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Old 07-15-2012, 03:35 AM   #1
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Drain required in low retaining wall?


Building a pool and so had to excavate the area in my backyard. Ground is slightly graded away from the house and the high side (of the leveled ground area), is about 12" - 14" higher. I was thinking I'd use the Home Depot or similar blocks for the wall but am wondering if I need to install a drain for a wall this low (and it's not that high all around, that's just the highest point).

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Old 07-15-2012, 07:43 AM   #2
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Drain required in low retaining wall?


They make a 3" pipe that already has the silt sock on it that you can get at HD for a few bucks.To answer you question- Yes and you should also use gravel behind the wall too.
My question is how long do you want your wall to last and look like it did when you first put it up?
My point, the money involved to do it right is minimal,the drain system may never collect water,however it is cheap insurance,the gravel is key here too as it prevents the build up of pressure that allows your wall to be pushed out.

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Old 07-15-2012, 08:55 AM   #3
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Drain required in low retaining wall?


Is there that much pressure behind a 14" and less wall?

I'd planned to put rock behind, was just not looking forward to putting in a drain pipe. What do I do with it (the pipe) at the point where the wall ends (excavated area meets grade)?

Last edited by babzog; 07-15-2012 at 09:02 AM.
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Old 07-15-2012, 11:45 AM   #4
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Drain required in low retaining wall?


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Originally Posted by babzog View Post
Is there that much pressure behind a 14" and less wall?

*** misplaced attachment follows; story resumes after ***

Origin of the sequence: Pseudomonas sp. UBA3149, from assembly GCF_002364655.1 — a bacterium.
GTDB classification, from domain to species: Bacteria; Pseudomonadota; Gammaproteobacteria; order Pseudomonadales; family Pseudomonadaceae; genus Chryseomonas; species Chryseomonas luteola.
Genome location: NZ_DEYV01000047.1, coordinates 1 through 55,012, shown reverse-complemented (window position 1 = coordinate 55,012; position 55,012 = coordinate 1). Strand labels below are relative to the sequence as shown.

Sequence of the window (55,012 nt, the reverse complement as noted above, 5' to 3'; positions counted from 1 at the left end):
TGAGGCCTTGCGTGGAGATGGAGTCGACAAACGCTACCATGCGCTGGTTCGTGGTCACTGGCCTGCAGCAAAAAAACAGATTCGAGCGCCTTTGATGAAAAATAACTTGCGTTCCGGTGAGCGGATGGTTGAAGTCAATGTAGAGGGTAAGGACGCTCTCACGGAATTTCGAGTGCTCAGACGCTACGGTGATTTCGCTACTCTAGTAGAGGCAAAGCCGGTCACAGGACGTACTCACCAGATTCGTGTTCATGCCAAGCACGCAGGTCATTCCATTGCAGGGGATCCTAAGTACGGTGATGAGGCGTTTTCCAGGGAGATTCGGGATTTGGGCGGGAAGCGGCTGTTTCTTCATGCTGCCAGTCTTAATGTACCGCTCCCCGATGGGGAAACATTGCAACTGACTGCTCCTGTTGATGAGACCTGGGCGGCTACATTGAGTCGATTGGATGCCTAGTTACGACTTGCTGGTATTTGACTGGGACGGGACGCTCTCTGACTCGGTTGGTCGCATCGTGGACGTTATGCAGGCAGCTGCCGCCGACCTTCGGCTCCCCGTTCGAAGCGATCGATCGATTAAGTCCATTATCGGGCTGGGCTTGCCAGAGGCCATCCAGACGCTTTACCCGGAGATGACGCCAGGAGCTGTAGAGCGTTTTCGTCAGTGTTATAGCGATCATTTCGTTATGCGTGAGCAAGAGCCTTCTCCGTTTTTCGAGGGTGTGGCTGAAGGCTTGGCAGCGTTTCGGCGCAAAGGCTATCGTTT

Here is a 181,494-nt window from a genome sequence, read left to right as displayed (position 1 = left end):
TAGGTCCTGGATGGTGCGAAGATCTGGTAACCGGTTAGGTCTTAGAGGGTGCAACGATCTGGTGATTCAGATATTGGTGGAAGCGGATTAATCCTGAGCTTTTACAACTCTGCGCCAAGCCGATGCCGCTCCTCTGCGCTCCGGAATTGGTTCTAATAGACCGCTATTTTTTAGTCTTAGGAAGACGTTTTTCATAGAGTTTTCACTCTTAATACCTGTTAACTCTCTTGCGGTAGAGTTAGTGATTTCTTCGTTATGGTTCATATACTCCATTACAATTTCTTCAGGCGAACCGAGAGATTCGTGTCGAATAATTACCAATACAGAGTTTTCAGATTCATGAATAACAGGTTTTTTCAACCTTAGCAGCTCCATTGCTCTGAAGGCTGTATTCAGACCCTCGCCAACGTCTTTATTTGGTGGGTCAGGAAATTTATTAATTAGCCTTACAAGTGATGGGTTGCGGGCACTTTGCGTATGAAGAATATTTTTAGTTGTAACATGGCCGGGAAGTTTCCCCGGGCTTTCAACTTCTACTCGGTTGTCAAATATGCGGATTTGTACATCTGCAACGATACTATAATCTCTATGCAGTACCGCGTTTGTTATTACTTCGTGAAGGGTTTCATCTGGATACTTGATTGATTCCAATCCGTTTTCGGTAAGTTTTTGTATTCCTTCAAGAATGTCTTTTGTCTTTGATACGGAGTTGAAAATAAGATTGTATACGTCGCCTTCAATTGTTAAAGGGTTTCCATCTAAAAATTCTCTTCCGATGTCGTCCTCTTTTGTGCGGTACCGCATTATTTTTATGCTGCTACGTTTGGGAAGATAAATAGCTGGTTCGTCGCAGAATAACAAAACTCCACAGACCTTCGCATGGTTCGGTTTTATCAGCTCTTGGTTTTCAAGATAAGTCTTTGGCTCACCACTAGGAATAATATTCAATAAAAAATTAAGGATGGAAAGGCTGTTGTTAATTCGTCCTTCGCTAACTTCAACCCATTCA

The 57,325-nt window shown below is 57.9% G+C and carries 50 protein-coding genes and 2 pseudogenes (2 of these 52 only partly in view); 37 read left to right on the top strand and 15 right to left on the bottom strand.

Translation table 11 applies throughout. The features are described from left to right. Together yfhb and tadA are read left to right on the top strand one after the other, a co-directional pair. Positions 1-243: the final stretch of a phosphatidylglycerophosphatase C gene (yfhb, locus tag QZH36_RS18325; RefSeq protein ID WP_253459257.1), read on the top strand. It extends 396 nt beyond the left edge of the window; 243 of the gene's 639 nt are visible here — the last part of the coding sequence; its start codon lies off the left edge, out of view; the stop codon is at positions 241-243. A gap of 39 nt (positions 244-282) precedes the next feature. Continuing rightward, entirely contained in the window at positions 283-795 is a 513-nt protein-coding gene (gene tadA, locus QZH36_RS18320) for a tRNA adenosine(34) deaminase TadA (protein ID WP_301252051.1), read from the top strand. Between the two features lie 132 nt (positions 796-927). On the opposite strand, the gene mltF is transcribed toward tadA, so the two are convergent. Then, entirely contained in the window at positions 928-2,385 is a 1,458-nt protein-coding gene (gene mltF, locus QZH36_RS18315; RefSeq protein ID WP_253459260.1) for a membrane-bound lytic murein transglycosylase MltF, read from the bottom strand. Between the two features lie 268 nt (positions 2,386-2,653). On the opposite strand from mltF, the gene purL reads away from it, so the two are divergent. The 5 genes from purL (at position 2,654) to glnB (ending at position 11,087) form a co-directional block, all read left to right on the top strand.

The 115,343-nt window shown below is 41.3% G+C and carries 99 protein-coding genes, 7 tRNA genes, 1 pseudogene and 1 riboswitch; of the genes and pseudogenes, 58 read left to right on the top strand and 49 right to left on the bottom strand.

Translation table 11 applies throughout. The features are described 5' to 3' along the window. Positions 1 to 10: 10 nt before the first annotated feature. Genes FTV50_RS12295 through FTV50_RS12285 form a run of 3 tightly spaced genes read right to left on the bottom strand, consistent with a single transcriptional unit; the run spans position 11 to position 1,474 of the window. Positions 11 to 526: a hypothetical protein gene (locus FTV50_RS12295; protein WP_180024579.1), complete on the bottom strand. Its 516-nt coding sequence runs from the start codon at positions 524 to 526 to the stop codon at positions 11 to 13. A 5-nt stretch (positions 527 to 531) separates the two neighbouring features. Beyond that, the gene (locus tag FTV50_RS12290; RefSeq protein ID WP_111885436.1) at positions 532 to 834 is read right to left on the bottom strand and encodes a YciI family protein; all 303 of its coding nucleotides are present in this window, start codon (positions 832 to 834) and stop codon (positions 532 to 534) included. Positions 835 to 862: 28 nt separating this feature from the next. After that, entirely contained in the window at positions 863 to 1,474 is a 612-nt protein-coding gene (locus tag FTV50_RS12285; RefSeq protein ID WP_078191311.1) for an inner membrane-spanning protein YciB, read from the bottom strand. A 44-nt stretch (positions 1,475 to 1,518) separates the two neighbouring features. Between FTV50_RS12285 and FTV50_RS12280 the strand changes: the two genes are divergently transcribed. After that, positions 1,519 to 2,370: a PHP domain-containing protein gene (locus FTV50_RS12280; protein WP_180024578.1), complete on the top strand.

I'd planned to put rock behind, was just not looking forward to putting in a drain pipe. What do I do with it (the pipe) at the point where the wall ends (excavated area meets grade)?
If you live where there is frost then yes you will have problems with movement,you can cut the ends of the pipe at a bevel and cover with dirt after wrapping the sock over the ends,it;s function is to channel water.
You may visualize flowing water but this will not be the case.
All it will do is allow the water to go somewhere when the ground becomes saturated
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Old 07-15-2012, 01:04 PM   #5
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Drain required in low retaining wall?


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Originally Posted by Ravenworks View Post
If you live where there is frost then yes you will have problems with movement,you can cut the ends of the pipe at a bevel and cover with dirt after wrapping the sock over the ends,it;s function is to channel water.
You may visualize flowing water but this will not be the case.
All it will do is allow the water to go somewhere when the ground becomes saturated
Oh yeah, thar be frost here. Manual for pool suggests a 2" layer of crushed stone, compacted to the level ground, for the bottom plates and track to sit on in frost areas.

I had thought, from the descriptions I'd read elsewhere, that I needed to take that drain pipe somewhere (I had visions of much digging through roots in my future), but what you propose would be very easy to implement.
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Old 07-16-2012, 11:40 AM   #6
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Drain required in low retaining wall?


Drainage wouldn't be an issue or pressure for that matter on a retaining wall that is 12-14" high. Most likely that's only 2 blocks high. Just make sure you line the back side of the wall with landscaping fabric to allow water to penetrate as well as a few inches of 3/4 gravel. That will suffice.
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Old 07-16-2012, 12:41 PM   #7
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Drain required in low retaining wall?


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Drainage wouldn't be an issue or pressure for that matter on a retaining wall that is 12-14" high. Most likely that's only 2 blocks high. Just make sure you line the back side of the wall with landscaping fabric to allow water to penetrate as well as a few inches of 3/4 gravel. That will suffice.
I figure it will be four courses high, once I partly bury the base course (each block being 4" tall).

Should the landscape fabric completely surround the gravel backfill? I was originally just going to line the bottom, top and backside with the cloth to prevent the silty material from entering the rock.

I'm also considering a railroad tie wall, which should be about two ties high. Much cheaper to build, but I wonder how long it will last?

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